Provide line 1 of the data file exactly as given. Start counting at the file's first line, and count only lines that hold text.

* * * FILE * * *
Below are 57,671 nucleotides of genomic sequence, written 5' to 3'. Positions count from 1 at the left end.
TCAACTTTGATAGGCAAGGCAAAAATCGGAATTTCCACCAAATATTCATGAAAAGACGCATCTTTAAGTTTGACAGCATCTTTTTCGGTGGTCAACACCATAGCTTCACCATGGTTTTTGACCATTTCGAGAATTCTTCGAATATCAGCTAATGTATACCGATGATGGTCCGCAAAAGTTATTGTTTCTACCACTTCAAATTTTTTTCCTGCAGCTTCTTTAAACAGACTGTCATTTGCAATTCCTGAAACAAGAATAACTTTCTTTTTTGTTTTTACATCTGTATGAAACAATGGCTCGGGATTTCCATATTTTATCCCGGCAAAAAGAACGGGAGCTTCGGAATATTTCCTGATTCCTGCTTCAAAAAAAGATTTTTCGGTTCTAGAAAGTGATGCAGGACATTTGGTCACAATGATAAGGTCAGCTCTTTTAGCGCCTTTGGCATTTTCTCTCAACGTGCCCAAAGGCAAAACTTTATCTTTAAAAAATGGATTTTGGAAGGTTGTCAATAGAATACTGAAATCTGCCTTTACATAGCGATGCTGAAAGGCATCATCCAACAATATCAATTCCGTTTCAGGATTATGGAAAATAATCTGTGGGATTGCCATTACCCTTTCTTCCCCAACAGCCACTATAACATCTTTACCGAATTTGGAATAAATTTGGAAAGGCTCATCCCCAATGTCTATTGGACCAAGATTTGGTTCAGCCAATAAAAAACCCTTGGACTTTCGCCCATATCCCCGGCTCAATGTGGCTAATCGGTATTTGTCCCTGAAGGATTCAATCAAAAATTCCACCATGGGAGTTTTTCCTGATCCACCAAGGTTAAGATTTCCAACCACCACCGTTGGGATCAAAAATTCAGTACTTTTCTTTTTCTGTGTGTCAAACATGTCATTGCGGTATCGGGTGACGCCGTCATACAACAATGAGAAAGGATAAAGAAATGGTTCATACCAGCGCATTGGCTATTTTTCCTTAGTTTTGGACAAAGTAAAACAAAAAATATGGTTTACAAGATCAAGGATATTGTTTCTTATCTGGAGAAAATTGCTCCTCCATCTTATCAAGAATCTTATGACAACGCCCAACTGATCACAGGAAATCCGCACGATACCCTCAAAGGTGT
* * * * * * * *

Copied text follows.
Below are 57,671 nucleotides of genomic sequence, written 5' to 3'. Positions count from 1 at the left end.